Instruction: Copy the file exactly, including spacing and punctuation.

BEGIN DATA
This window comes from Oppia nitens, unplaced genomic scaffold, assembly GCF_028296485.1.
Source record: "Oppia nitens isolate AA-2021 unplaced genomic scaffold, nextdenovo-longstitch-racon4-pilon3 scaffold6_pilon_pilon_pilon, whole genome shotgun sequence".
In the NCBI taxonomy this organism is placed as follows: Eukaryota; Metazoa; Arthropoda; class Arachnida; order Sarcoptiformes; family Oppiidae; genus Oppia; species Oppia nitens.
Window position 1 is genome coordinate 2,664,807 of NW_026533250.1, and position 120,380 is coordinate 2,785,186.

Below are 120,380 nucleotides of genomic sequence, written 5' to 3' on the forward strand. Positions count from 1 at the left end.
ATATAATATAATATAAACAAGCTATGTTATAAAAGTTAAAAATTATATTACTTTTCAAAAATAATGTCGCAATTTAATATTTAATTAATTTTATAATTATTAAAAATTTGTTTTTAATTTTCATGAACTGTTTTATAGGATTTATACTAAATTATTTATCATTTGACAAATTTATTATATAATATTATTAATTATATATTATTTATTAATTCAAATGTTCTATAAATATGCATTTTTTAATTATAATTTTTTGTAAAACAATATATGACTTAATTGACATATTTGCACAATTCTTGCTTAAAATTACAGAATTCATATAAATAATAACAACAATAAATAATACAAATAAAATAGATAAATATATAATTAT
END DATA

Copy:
This window comes from Oppia nitens, unplaced genomic scaffold, assembly GCF_028296485.1.
Source record: "Oppia nitens isolate AA-2021 unplaced genomic scaffold, nextdenovo-longstitch-racon4-pilon3 scaffold6_pilon_pilon_pilon, whole genome shotgun sequence".
In the NCBI taxonomy this organism is placed as follows: Eukaryota; Metazoa; Arthropoda; class Arachnida; order Sarcoptiformes; family Oppiidae; genus Oppia; species Oppia nitens.
Window position 1 is genome coordinate 2,664,807 of NW_026533250.1, and position 120,380 is coordinate 2,785,186.

Below are 120,380 nucleotides of genomic sequence, written 5' to 3' on the forward strand. Positions count from 1 at the left end.
ATATAATATAATATAAACAAGCTATGTTATAAAAGTTAAAAATTATATTACTTTTCAAAAATAATGTCGCAATTTAATATTTAATTAATTTTATAATTATTAAAAATTTGTTTTTAATTTTCATGAACTGTTTTATAGGATTTATACTAAATTATTTATCATTTGACAAATTTATTATATAATATTATTAATTATATATTATTTATTAATTCAAATGTTCTATAAATATGCATTTTTTAATTATAATTTTTTGTAAAACAATATATGACTTAATTGACATATTTGCACAATTCTTGCTTAAAATTACAGAATTCATATAAATAATAACAACAATAAATAATACAAATAAAATAGATAAATATATAATTAT